ANNEX 1.A1 Progress in structural reform This annex reviews action taken on recommendations from previous Surveys. Recommendations that are new in this Survey are listed in the relevant chapter. Recommendations Action taken since the previous Survey (June 2008) BUSINESS TAXATION Abolish capital taxes as rapidly The federal government abolished as possible. its capital tax and introduced a financial incentive to encourage provinces to eliminate theirs. All provinces plan to eliminate their general capital taxes by 2012. Switch from provincial sales Ontario and British Columbia are taxes to value-added taxes (VAT). eliminating their retail sales Change tax mix to rely more on taxes and adopting the federal VAT and less on less-efficient Harmonised Sales Tax framework as income and profit taxes. of 1 July 2010. As a result, the proportion of taxable commercial activity in Canada for which there is no sales tax on business inputs will increase to 94%, from approximately 40%. Continue to rationalise the Draft legislation has been federal and provincial business released to phase out the tax preferences (special low accelerated CCA for oil-sands rates, accelerated Capital Cost investment over the 2011-15 Allowances (CCA), deductibility period. An accelerated CCA of provincial royalty payments, treatment will apply to computers etc.) to sectors like acquired after 27 January 2009 manufacturing and natural and before February 2011, and to resources, and to small-scale, manufacturing and processing Canadian-owned firms. machinery and equipment acquired after 19 March 2007 and before 2012. Cuts in the general corporate income tax rate between 2000 and 2012 will result in a 75% fall in the differential between the general corporate income tax rate and the small business rate at the federal level. Continue the move toward the Alberta undertook a natural gas elimination of the preferential and conventional oil federal tax treatment for the Competitiveness Review in 2009 mining sector. Re-examine the tax and announced subsequent treatment of exploration and adjustments to its royalty system development costs as well as in March 2010, substantially flow-through shares. Review reducing top rates. Quebec royalty regimes. undertook a review of its Mining Duties Act in March 2010, which involved removing some tax preferences (accelerated depreciation) and increasing tax rates. PERSONAL TAXATION Target in-work refundable credits In order to harmonise benefits on low-income earners while where possible and to maximise starting to phase them out the effectiveness of the Working earlier and more gradually to Income Tax Benefit (WITB), a reduce high Marginal Effective refundable tax credit that Tax Rates (METR) at low to middle supplements the earnings of low- incomes. Co-ordinate federal and income workers, the federal provincial benefit programmes to government has entered into WITB avoid excessive METR spiking. reconfiguration agreements with four jurisdictions and continues to make this option available to all provinces and territories for 2010. The 2009 federal budget enhanced the tax relief provided by the WITB. Other tax relief provided by the federal government also improved work incentives for low-income Canadians. Eliminate GST zero rating for No action taken. basic groceries Equalise tax across savings A new Tax-Free Savings Account instruments, i.e. eliminate (TFSA) became available as of targeted tax preferences to January 2009. Contributions to qualifying pension plans, and the TFSA are made out of after- capital-gains exclusions. Then tax income, but investment income tax all savings on an EET earned in a TFSA is tax-free and (exempt-exempt-tax) or TEE (tax- withdrawals are tax-free (TEE exempt-exempt) basis. basis). The TFSA complements the Registered Retirement Savings Plan (RRSP) (EET basis) and other savings plans. As the TFSA programme matures, it is estimated that over 90% of Canadians will be able to hold all their financial assets in tax-efficient savings vehicles. PRODUCT-MARKET COMPETITION Lift restrictions on foreign Consistent with the direct investment in airlines, recommendations of the telecommunications and Competition Policy Review Panel, broadcasting. the 2010 federal budget announced the removal of existing restrictions on foreign ownership of Canadian communications satellites. Minimise use of industrial Support to industries adopted as subsidies, and scale back part of the Economic Action Plan business-assistance programmes to in the 2009 federal budget will those that address a real market be wound down as planned in March failure, ensuring that they do so 2011. Other subsidies remain, at minimum economic cost. however. INNOVATION Examine whether the efficiency of The 2010 federal budget announced the scientific-research and a comprehensive review of all experimental-development tax federal support for research and credits might be improved. development to improve its contribution to innovation. Eliminate the federal and Ontario proposed to complete the provincial tax credits for phase-out of its tax credit for investments in Labour-Sponsored Labour-Sponsored Investment Funds Venture Capital Corporations. by 2012. FISCAL POLICY AND FISCAL FEDERALISM Pursue efforts for provinces to No action taken. grant cities more autonomy to raise revenue. Make more use of property taxes No significant action taken. and user fees by municipalities, while easing the property-tax burden on business. As their tax base becomes more sustainable, reduce local authorities' reliance on provincial transfers. SOCIAL AND LABOUR-MARKET POLICIES Ban contractual mandatory No action taken. The federal retirement. government and New Brunswick still have no legislation banning mandatory retirement. Adopt a more rigorous system of Summary evaluations of employment evaluation of active labour- benefits and support measures market programmes. Make these have been completed in all programmes more effective. provinces and territories with results available for 12 of them. Results for the last are expected to be available in summer 2010. Continue developing better Canada's 2009 Economic Action procedures for assessing and Plan provided CAD 50 million over recognising foreign credentials two years to support the work of and tailor training programmes to governments in addressing improve immigrants' low levels of barriers to credentials literacy and fluency in Canada's recognition. In November 2009, official languages. the Pan-Canadian Framework for the Assessment and Recognition of Foreign Qualifications, a joint commitment by federal, provincial and territorial governments, was announced. Remove the differential treatment No known actions taken. for public funding of for-profit and non-profit childcare in provinces where such differentials still exist. Make adjustments to Canada In May 2009, joint stewards of Pension Plan (CPP) pensions the CPP unanimously agreed to the actuarially neutral for workers gradual restoration of actuarial between 60 and 65, relax neutrality to adjustments made to restrictions on rights' the CPP retirement benefit when accumulation and eliminate the taken early (ages 60-64) or late stop-work clause. (ages 66-70). Other changes include: removing the work cessation test; expanding coverage to those otherwise eligible to receive retirement benefits who continue to work or return to work; and raising the number of low-earnings years that can be dropped from the calculation of the retirement- benefit amount. Introduce employer experience No action taken. rating into unemployment insurance, or scale back access to it for seasonal and temporary workers. ENERGY AND ENVIRONMENTAL POLICIES Consider introduction of a The federal government currently (federal) GHG-emissions tax as a has no plans to introduce an complement to the emissions tax. British Columbia emissions-trading scheme. Lower and Quebec have introduced levies levels of government could also on fossil fuels. implement more environmental excise taxes and congestion charges. Regularly review water pricing Results from surveys and reports and rights to ensure efficient show that Canadian municipalities use. Check that the Albertan are providing more appropriate water-allocation and market signals, resulting in licence-transfer processes reach conservation of water. Water use conservation objectives while in the oil-sands areas is minimising effects on oil-sands regulated through a system of developments. licensing and monitoring. The interim Water Management Framework prescribes when, and how much, water can be withdrawn from the Lower Athabasca River for oil-sands mining. Oil-sands projects in northern Alberta recycle up to 90% of the water used in their operations. Continue to make more use of The federal government has market instruments. Ensure committed to work to develop and compatibility of planned national implement a North America-wide emission-strading system with the cap-and-trade system for United States and/or the European greenhouse gases. Harmonising Union. Canada's domestic approach with that of the United States is an important objective for the federal government. Monitor emissions in the Both federal and provincial transport sector. Introduce a levels of government levy excise (carbon) fuel tax in addition to taxes on motor fuels. Certain standards. provinces (Quebec and British Columbia) have also introduced carbon-related taxes/levies linked to their specific environmental objectives. The federal government recently announced regulations harmonised with the United States to reduce greenhouse-gas emissions from new vehicles. Liberalise electricity markets in The federal government continues provinces where they are still to actively engage with provinces regulated. Liberalise trade in and territories to liberalise and energy goods and services among enhance energy trade within provinces by finalising the Canada. energy chapter of the Agreement on Internal Trade. Review the efficiency of the The federal government continues policy of promoting corn and to consider the benefits and cellulosic ethanol and other costs of action on biofuels over biofuels. Rather than mandate use, time. It has provided CAD 500 offer increased research million to Sustainable subsidies or prizes for Development Technology Canada to technological breakthroughs if a create the NextGen Biofuels Fund, carbon tax or permit trading are which will invest in innovative, infeasible in agriculture. large-scale demonstration projects of next-generation biofuel technologies. Review the oil-sands tenure No known action taken. process regularly and remove the exploration/production requirement to make the system consistent with Alberta's sustainability objectives. AGRICULTURAL POLICIES Phase out the supply-management No action taken. regimes by progressive introduction of market forces, in particular, by shrinking single- commodity transfers for milk and eggs. Consider the use of business Federal, provincial and risk-management tools to replace territorial governments are government safety-net programmes currently undertaking a strategic that serve to build up moral review of business risk- hazard and place a heavy burden management programming to ensure on the budget. that these programmes are meeting their objectives in helping producers manage risks to their business operations. Implement a regular pesticide use The Pest Management Regulatory survey, in line with foreign Agency (PMRA) of Health Canada practices. has been collecting pesticide sales data annually from pesticide registrants since the 2007 calendar year. The PMRA has also been collecting pesticide usage data from a variety of sources, both public and private, since 2002. Table 1.1. Economic indicators Annual percentage change, volume (chained 2002 Canadian dollars) 2006 2007 2008 Demand and output Private consumption 4.1 4.6 3.0 Government consumption 3.0 3.3 3.7 Gross fixed capital formation 6.9 3.7 0.9 Public 5.3 6.1 12.4 Private residential 2.1 2.8 -2.7 Private non-residential 10.0 3.7 0.2 Final domestic demand 4.5 4.1 2.6 Stockbuilding (1) -0.2 0.2 -0.2 Total domestic demand 4.3 4.3 2.4 Export of goods and services 0.8 1.1 -4.7 Imports of goods and services 4.7 5.8 0.8 Net exports (1) -1.3 -1.6 -1.9 Statistical discrepancy (1) 0.0 0.0 0.0 GDP at market prices 2.9 2.5 0.4 Prices and employment GDP deflator 2.6 3.2 3.9 Consumer price index 2.0 2.1 2.4 Underlying price index 1.9 2.1 1.7 Total employment 1.9 2.3 1.5 Unemployment rate 6.3 6.0 6.2 Memorandum items General government financial balance (2) 1.6 1.6 0.1 General government gross debt (2) 69.5 65.0 69.7 General government net debt (2) 26.2 23.1 22.4 Short-term interest rate 4.1 4.6 3.5 Current account balance (2) 1.4 1.0 0.5 Output gap (per cent of potential GDP) 0.9 1.0 -1.0 2009 2010 2011 Demand and output Private consumption 0.2 3.3 3.2 Government consumption 3.0 4.6 2.1 Gross fixed capital formation -10.1 4.7 3.7 Public 13.0 10.5 -2.4 Private residential -7.4 12.7 4.2 Private non-residential -17.4 -2.2 5.8 Final domestic demand -1.7 3.8 3.0 Stockbuilding (1) -1.1 1.0 0.3 Total domestic demand -2.8 4.9 3.3 Export of goods and services -14.0 7.6 6.1 Imports of goods and services -13.4 11.4 6.4 Net exports (1) -0.4 -1.3 -0.1 Statistical discrepancy (1) 0.3 -0.1 0.0 GDP at market prices -2.7 3.6 3.2 Prices and employment GDP deflator -1.9 3.5 1.8 Consumer price index 0.3 1.6 1.7 Underlying price index 1.8 1.7 1.5 Total employment -1.6 1.7 1.8 Unemployment rate 8.3 7.9 7.2 Memorandum items General government financial balance (2) -5.1 -3.4 -2.1 General government gross debt (2) 82.5 81.7 80.7 General government net debt (2) 28.9 30.3 31.0 Short-term interest rate 0.8 0.9 2.9 Current account balance (2) -2.7 -1.6 -1.6 Output gap (per cent of potential GDP) -5.3 -3.4 -2.0 (1.) Contributions to changes in real GDP (percentage of real GDP in previous year). (2.) As a percentage of GDP. Source: OECD, OECD Economic Outlook 87 Database. Table 1.2. Estimates and projections of potential output growth Per cent or percentage points Average Average 1998-2008 (1) 2009 2010 2010-17 (2) Newfoundland and Labrador 4.0 1.7 1.1 1.0 Prince Edward Island 2.2 1.1 0.8 0.8 Nova Scotia 2.1 0.9 0.8 0.6 New Brunswick 2.4 1.3 1.1 0.9 Quebec 2.4 1.6 0.7 0.6 Ontario 3.0 1.7 1.7 1.6 Manitoba 2.4 2.4 1.4 1.3 Saskatchewan 2.2 3.6 1.5 1.5 Alberta 3.7 2.7 3.3 3.3 British Columbia 2.9 2.0 1.3 1.1 Canada 2.9 1.9 1.6 1.6 Memo.: Canada (Outlook 87) 2.9 1.8 1.6 1.6 Difference 2017 level versus (2)-(1) precrisis trend (1) Newfoundland and Labrador -3.0 -22.5 Prince Edward Island -1.4 -11.7 Nova Scotia -1.6 -12.4 New Brunswick -1.5 -12.1 Quebec -1.8 -13.9 Ontario -1.3 -11.0 Manitoba -1.0 -7.7 Saskatchewan -0.7 -4.1 Alberta -0.4 -4.1 British Columbia -1.7 -13.1 Canada -1.3 -10.5 Memo.: Canada (Outlook 87) -1.3 -10.4 (1.) Calculated as the per cent difference between the projected level of potential output in 2017 and an alternative projection in which potential keeps growing at its average 1998-2008 growth rate from 2008 on.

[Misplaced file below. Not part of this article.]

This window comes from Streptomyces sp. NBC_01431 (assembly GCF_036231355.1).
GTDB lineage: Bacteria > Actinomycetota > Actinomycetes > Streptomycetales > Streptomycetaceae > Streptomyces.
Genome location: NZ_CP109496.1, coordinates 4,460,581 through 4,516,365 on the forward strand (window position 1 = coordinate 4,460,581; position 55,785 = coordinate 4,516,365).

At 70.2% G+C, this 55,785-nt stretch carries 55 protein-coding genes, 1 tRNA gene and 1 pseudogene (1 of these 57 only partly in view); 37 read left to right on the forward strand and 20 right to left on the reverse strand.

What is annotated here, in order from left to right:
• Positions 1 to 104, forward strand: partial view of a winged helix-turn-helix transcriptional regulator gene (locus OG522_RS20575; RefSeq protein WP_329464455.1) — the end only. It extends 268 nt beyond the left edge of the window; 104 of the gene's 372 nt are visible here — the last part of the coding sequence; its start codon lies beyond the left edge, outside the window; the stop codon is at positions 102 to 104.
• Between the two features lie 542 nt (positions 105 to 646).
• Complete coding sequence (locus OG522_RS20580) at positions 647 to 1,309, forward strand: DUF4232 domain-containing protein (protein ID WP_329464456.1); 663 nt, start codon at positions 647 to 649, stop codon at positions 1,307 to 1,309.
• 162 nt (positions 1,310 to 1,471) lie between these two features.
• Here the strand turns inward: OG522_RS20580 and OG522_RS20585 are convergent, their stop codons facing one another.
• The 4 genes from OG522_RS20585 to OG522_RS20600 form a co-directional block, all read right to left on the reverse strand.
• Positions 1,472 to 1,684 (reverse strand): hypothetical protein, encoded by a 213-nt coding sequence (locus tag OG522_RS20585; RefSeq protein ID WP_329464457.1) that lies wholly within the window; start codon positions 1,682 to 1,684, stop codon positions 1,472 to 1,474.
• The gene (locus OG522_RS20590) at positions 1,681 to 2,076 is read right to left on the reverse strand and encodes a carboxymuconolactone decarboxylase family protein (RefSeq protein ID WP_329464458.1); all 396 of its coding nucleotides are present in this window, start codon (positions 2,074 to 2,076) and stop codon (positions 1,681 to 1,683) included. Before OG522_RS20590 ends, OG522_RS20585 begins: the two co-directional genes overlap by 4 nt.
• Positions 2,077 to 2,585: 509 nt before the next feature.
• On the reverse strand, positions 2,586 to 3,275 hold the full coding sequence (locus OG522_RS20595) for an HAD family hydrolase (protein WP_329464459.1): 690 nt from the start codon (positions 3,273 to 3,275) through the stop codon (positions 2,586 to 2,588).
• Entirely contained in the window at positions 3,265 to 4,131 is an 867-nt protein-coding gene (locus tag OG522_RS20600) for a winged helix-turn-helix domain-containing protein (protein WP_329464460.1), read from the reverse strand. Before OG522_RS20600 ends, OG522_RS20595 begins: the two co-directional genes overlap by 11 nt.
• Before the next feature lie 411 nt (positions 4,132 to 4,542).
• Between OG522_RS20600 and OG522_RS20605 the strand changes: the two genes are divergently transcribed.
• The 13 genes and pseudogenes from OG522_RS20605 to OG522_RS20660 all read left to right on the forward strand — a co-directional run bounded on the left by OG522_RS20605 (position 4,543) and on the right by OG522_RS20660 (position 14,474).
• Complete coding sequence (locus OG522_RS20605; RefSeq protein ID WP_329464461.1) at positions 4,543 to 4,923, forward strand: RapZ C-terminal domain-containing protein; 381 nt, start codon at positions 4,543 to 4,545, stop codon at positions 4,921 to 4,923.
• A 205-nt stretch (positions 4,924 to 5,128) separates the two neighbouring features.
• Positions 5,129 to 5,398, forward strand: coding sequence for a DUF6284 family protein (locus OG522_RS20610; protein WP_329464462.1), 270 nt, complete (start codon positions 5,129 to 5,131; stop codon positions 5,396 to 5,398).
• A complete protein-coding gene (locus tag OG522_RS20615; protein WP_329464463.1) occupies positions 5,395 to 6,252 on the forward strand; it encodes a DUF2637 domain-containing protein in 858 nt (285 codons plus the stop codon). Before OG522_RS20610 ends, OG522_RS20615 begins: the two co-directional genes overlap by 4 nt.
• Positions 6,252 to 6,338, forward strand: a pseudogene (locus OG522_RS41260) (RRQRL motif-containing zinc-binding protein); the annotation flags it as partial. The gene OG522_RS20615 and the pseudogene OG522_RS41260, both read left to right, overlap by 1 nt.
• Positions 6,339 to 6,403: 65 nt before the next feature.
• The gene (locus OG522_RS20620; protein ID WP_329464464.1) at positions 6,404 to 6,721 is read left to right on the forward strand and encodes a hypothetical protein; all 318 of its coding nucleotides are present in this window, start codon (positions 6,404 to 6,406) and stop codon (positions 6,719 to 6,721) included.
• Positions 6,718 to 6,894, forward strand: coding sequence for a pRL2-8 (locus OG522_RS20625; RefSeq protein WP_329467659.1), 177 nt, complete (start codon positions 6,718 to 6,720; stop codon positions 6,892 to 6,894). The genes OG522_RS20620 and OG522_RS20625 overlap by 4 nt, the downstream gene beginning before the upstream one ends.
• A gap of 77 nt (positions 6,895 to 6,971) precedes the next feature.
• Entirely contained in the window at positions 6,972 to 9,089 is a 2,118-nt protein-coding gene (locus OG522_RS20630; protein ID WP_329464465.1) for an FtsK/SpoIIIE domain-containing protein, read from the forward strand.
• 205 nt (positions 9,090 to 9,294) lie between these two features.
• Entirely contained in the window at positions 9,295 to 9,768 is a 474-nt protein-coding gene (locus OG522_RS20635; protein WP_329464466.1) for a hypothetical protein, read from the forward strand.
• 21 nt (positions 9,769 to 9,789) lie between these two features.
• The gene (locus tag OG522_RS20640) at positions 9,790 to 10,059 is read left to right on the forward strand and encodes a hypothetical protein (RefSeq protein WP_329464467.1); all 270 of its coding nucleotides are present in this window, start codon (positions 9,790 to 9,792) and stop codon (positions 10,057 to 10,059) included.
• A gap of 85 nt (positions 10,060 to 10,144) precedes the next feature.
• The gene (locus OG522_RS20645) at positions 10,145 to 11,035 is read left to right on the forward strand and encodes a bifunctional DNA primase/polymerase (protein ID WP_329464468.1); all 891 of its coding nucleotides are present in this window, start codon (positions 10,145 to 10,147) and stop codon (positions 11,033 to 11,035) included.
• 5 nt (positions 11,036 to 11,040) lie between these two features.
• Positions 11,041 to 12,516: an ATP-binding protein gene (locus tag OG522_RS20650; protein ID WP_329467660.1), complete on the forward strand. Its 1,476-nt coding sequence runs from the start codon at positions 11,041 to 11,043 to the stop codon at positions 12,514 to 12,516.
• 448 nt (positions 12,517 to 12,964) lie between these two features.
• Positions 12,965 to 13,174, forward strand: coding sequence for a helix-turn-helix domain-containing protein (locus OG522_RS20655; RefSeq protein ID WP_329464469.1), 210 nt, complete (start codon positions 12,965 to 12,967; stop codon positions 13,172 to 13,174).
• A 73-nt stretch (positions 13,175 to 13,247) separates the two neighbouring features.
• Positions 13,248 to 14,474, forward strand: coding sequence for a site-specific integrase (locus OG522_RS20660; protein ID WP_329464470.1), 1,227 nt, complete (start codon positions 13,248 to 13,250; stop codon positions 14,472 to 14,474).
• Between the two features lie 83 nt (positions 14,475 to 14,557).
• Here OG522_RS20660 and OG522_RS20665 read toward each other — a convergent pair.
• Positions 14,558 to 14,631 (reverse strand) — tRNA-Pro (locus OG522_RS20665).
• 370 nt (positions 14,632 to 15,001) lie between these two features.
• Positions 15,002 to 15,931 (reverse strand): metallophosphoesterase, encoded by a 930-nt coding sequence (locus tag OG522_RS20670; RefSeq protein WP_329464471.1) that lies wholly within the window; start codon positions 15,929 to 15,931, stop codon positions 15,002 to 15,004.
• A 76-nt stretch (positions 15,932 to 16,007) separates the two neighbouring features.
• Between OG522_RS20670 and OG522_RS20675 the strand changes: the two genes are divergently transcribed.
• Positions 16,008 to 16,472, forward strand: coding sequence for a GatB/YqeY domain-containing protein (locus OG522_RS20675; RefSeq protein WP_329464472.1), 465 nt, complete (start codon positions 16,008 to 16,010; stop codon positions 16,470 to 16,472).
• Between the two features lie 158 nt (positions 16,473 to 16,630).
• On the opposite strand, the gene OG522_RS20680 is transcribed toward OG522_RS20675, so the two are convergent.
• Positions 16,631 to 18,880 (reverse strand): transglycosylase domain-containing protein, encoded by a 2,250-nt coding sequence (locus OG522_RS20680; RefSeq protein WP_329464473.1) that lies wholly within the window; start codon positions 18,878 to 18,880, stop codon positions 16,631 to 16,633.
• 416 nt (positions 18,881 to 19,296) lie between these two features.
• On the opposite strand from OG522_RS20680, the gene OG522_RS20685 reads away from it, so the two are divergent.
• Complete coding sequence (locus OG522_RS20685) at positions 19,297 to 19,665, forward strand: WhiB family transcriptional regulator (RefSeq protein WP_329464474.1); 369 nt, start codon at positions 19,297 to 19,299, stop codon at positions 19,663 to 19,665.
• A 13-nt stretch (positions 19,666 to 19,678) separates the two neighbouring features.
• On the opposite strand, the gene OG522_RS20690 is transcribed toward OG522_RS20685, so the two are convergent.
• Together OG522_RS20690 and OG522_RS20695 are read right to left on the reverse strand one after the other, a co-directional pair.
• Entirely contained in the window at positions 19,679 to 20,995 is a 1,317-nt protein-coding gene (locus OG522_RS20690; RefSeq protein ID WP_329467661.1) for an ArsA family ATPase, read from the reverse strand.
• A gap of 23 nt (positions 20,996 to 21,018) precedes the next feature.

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|Title Annotation:||Chapter 1|
|Publication:||OECD Economic Surveys - Canada|
|Date:||Sep 1, 2010|